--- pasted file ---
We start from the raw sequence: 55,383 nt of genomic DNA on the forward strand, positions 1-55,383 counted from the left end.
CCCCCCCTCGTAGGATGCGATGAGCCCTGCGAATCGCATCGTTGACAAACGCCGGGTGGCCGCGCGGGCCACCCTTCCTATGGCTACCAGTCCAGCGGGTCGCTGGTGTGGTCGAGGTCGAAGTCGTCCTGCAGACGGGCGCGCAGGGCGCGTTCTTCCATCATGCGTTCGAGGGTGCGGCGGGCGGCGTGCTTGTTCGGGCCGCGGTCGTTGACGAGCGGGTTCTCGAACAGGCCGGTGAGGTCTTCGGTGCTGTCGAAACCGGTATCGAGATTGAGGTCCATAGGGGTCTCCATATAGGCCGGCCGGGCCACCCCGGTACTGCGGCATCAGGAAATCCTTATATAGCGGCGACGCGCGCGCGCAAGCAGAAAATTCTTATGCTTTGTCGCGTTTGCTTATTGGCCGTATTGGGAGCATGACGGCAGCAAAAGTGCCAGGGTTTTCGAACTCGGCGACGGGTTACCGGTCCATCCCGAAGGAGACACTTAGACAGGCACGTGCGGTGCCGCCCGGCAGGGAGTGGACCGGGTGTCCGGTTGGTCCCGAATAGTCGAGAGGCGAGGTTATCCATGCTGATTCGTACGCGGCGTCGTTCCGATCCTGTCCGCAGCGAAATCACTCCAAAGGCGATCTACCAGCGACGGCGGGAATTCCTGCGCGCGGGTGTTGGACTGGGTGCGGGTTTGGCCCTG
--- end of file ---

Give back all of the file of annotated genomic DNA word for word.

We start from the raw sequence: 55,383 nt of genomic DNA on the forward strand, positions 1-55,383 counted from the left end.
CCCCCCCTCGTAGGATGCGATGAGCCCTGCGAATCGCATCGTTGACAAACGCCGGGTGGCCGCGCGGGCCACCCTTCCTATGGCTACCAGTCCAGCGGGTCGCTGGTGTGGTCGAGGTCGAAGTCGTCCTGCAGACGGGCGCGCAGGGCGCGTTCTTCCATCATGCGTTCGAGGGTGCGGCGGGCGGCGTGCTTGTTCGGGCCGCGGTCGTTGACGAGCGGGTTCTCGAACAGGCCGGTGAGGTCTTCGGTGCTGTCGAAACCGGTATCGAGATTGAGGTCCATAGGGGTCTCCATATAGGCCGGCCGGGCCACCCCGGTACTGCGGCATCAGGAAATCCTTATATAGCGGCGACGCGCGCGCGCAAGCAGAAAATTCTTATGCTTTGTCGCGTTTGCTTATTGGCCGTATTGGGAGCATGACGGCAGCAAAAGTGCCAGGGTTTTCGAACTCGGCGACGGGTTACCGGTCCATCCCGAAGGAGACACTTAGACAGGCACGTGCGGTGCCGCCCGGCAGGGAGTGGACCGGGTGTCCGGTTGGTCCCGAATAGTCGAGAGGCGAGGTTATCCATGCTGATTCGTACGCGGCGTCGTTCCGATCCTGTCCGCAGCGAAATCACTCCAAAGGCGATCTACCAGCGACGGCGGGAATTCCTGCGCGCGGGTGTTGGACTGGGTGCGGGTTTGGCCCTG